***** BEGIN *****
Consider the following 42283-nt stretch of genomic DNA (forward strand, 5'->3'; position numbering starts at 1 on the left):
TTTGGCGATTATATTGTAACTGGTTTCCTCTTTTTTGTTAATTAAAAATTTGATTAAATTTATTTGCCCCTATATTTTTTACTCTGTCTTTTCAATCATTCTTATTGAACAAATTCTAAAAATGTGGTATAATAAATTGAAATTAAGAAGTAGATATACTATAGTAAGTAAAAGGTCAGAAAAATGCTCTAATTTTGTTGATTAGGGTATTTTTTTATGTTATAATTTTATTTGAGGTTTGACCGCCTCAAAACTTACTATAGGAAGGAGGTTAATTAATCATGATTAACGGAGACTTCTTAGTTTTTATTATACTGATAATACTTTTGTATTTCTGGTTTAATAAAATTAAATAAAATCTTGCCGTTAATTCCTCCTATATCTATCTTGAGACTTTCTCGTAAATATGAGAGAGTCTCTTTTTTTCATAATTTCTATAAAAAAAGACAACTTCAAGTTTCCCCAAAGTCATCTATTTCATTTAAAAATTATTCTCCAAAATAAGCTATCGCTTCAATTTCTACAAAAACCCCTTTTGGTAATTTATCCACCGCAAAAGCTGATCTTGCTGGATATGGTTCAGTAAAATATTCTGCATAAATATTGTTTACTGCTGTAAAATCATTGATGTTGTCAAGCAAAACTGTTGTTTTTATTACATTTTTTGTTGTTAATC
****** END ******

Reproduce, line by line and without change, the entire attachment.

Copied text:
Consider the following 42283-nt stretch of genomic DNA (forward strand, 5'->3'; position numbering starts at 1 on the left):
TTTGGCGATTATATTGTAACTGGTTTCCTCTTTTTTGTTAATTAAAAATTTGATTAAATTTATTTGCCCCTATATTTTTTACTCTGTCTTTTCAATCATTCTTATTGAACAAATTCTAAAAATGTGGTATAATAAATTGAAATTAAGAAGTAGATATACTATAGTAAGTAAAAGGTCAGAAAAATGCTCTAATTTTGTTGATTAGGGTATTTTTTTATGTTATAATTTTATTTGAGGTTTGACCGCCTCAAAACTTACTATAGGAAGGAGGTTAATTAATCATGATTAACGGAGACTTCTTAGTTTTTATTATACTGATAATACTTTTGTATTTCTGGTTTAATAAAATTAAATAAAATCTTGCCGTTAATTCCTCCTATATCTATCTTGAGACTTTCTCGTAAATATGAGAGAGTCTCTTTTTTTCATAATTTCTATAAAAAAAGACAACTTCAAGTTTCCCCAAAGTCATCTATTTCATTTAAAAATTATTCTCCAAAATAAGCTATCGCTTCAATTTCTACAAAAACCCCTTTTGGTAATTTATCCACCGCAAAAGCTGATCTTGCTGGATATGGTTCAGTAAAATATTCTGCATAAATATTGTTTACTGCTGTAAAATCATTGATGTTGTCAAGCAAAACTGTTGTTTTTATTACATTTTTTGTTGTTAATC